Experts Opinions About Accelerated Flight Training Programs

Michael Phillips is a Master Flight Instructor and a charter member of the Society of Aviation and Flight Educators (SAFE). He instructs at CP Aviation in Santa Paula, California. He says:

“The simple answer is ‘maybe.’ This answer is based on working with clients who have been through an accelerated program, discussions with designated pilot examiners and personal experience.

“I know pilots and instructors who have been through various types of accelerated training programs. The results have been both positive and negative. The good programs and positive outcomes resulted from a well-designed program facilitated by professional management and instructors working with clients who have a solid foundation on which to build additional skills. They were also programs that were able to adapt to the needs of the pilot training. The programs that are lacking in these key areas may offer a service that results in a certificate, but the pilot does not feel safe, competent or confident.

“If you are considering an accelerated program, it is tantamount that you understand your situation and your learning style. Thoroughly evaluate your options and ask for a list of references so that you can speak directly with pilots who have trained in the program or flight school that you are considering.”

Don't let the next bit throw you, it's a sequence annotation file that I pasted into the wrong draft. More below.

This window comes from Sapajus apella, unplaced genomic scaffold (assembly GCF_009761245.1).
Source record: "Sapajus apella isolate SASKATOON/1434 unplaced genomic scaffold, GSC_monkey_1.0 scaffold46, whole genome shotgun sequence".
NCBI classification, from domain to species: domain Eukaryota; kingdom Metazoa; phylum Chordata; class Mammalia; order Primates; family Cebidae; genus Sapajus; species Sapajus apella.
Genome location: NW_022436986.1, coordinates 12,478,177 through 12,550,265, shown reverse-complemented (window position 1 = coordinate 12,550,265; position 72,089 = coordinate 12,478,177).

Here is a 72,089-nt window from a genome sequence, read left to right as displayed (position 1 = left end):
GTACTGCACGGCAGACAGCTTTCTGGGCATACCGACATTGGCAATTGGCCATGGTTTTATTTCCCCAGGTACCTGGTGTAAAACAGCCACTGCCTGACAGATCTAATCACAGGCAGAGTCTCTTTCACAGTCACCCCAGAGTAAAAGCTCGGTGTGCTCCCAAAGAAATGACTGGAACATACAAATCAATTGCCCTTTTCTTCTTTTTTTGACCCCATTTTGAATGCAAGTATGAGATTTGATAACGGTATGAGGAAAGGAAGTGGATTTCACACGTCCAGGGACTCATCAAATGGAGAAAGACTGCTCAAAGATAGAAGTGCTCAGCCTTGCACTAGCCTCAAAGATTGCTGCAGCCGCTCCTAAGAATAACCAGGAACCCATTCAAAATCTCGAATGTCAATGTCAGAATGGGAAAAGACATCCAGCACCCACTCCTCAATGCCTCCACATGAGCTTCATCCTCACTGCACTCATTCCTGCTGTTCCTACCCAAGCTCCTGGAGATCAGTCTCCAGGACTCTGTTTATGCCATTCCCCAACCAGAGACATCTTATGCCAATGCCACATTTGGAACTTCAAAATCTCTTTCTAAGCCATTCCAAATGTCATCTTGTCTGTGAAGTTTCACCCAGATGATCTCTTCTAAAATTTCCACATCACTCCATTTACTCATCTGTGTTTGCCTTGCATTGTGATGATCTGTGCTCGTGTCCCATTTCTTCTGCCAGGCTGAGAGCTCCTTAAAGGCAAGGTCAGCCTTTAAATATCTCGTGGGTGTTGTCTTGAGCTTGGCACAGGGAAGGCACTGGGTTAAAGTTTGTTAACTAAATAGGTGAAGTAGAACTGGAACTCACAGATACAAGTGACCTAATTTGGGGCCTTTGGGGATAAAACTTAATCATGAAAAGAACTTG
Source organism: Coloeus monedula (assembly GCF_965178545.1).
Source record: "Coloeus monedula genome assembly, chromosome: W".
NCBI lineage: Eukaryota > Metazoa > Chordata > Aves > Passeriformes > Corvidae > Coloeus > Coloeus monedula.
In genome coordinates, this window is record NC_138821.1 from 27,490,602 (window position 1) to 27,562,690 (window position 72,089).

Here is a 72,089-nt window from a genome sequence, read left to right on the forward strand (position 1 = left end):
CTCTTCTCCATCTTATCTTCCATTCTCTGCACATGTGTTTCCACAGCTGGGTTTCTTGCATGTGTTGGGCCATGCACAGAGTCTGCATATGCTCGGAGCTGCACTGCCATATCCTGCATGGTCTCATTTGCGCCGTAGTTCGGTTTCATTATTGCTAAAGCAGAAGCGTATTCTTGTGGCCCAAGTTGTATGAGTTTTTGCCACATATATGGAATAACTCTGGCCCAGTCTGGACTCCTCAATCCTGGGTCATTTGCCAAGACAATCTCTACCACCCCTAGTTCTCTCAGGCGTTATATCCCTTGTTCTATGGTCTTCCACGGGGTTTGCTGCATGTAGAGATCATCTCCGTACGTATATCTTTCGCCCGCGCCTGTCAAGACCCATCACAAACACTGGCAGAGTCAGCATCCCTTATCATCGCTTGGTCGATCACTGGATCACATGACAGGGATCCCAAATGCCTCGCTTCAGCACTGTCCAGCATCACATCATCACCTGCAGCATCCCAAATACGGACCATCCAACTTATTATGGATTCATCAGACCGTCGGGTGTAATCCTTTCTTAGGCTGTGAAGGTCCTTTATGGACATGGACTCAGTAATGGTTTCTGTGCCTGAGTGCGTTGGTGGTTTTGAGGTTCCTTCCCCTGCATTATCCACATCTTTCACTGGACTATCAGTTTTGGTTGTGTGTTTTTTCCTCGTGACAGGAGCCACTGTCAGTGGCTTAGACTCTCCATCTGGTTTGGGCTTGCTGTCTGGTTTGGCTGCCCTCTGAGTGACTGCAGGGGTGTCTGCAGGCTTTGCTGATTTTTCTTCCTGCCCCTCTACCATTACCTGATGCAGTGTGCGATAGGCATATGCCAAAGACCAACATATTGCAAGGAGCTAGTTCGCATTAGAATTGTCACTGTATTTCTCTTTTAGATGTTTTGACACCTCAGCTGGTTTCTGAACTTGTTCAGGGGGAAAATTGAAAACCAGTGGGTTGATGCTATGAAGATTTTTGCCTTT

John King is the co-owner of King Schools. He says:

“There are many people who argue that accelerated learning will not give the student the time to learn knowledge and skill thoroughly. But within the limits of fatigue, I believe the more quickly one learns something, the better they will learn, because when a student learns over a shorter period of time, the experiences are more recent and vivid.

“There is no rule of learning that says that the longer it takes you to learn something the better you will learn it and the longer you will retain it. On the other hand, there is a rule of learning that says that the better you can make associations and correlations, the more you will understand the relationships and the better you will have the big picture, with all the pieces falling into place. So I am a fan of accelerated learning, especially in scenario-based instruction in which you learn in the context of how you will use what you learn.